Following the devastating tornadoes that struck the Camp Creek and Horse Creek communities in the spring of 2011, the Browns were “the epicenter of support” for those affected and assisting with recovery efforts, Niswonger said.

Additionally, the couple, along with Wayne Bettis and other members of the Camp Creek Ruritan Club, in conjunction with Free Will Baptist Family Ministries, worked for more than two years following the tornado outbreak to establish a medical clinic in the Camp Creek community.

Today, the clinic, which is located across from the Family Ministries main campus and Camp Creek Elementary School, is busy providing much-needed medical care to residents of the community.

The clinic is owned and operated by the Rogersville-based Rural Health Services Consortium Inc., which operates 11 primary health care medical centers in Northeast Tennessee, including ones in Baileyton and Limestone.

Since its founding in Camp Creek, the medical center has been operating out of a mobile unit. However, construction is now underway on a permanent structure for the medical center. Completion of the project is expected by the spring of 2017, officials noted.

Tom Gregory, chairman of the Laughlin Health Care Foundation, said there were 11 nominees for this year’s Grady Award.

The individuals represent “a diverse collection of clubs, organizations or groups — and that, my friends, makes a great impact in this community,” Gregory said. “These and others in our community are certainly and most assuredly the stewards of giving back.”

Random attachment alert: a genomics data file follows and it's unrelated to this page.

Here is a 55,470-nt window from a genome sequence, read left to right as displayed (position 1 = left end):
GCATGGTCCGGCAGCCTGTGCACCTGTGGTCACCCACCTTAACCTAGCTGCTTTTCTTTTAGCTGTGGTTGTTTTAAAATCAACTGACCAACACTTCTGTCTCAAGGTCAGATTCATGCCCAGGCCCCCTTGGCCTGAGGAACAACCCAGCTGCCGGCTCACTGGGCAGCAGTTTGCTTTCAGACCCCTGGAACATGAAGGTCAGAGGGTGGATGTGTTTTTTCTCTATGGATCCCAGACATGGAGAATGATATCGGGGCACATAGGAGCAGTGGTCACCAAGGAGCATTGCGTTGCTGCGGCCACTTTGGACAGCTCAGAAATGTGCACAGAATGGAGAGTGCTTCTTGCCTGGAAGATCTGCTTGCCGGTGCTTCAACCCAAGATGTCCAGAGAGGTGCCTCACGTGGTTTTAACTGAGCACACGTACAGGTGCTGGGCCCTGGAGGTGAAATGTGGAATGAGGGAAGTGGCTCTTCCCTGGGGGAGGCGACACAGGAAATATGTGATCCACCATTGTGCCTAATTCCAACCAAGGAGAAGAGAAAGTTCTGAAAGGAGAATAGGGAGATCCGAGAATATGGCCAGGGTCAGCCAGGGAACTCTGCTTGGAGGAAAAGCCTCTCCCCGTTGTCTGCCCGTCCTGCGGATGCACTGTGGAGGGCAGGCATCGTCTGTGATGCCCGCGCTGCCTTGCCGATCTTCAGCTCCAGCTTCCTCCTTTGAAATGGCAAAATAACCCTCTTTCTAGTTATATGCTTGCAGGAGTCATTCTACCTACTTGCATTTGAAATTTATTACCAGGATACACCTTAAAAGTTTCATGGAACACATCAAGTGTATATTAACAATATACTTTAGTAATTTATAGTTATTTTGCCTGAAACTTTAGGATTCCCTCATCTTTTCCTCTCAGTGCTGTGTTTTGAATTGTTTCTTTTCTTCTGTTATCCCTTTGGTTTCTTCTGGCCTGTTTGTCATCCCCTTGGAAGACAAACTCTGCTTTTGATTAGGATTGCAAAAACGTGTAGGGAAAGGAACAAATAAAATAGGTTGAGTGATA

Photo:  Tom Gregory, Laughlin Health Care Foundation board chairman, speaks Thursday night.


Upon accepting the surprise award, Allan Brown said, “I’m totally shocked and truthfully at a loss for words. All I can say is ‘thank you.’

“Bea and I don’t want to take credit for anything, though,” Brown added. “The Lord has blessed us in so many ways.”

In addition to honoring the Browns, the Niswonger family also bestowed another surprise honor during the Grady Awards event by recognizing Betty Weemes for her longtime philanthropic community service as executive director of the Laughlin Foundation.


Photo:  Laughlin Health Care Foundation Executive Director Betty Weemes, center, was given a surprise honor at the Grady Awards by Scott M. Niswonger and his daughter, Carla Gentry. Weemes has been executive director of the foundation for 23 years.

As the foundation’s director, Weemes is responsible for raising funds and distributing that money to various health-related causes, not only at Laughlin Hospital but throughout the community. Among those numerous programs are an annual dental and vision clinic that provides service to low-income individuals, a free screening mammogram and breast cancer education program, and a community health education lecture series held monthly at the Roby Fitzgerald Adult Center.

Weemes noted that her 23 years of service as the foundation director have “been an absolute joy” — and added that she is not retiring any time soon.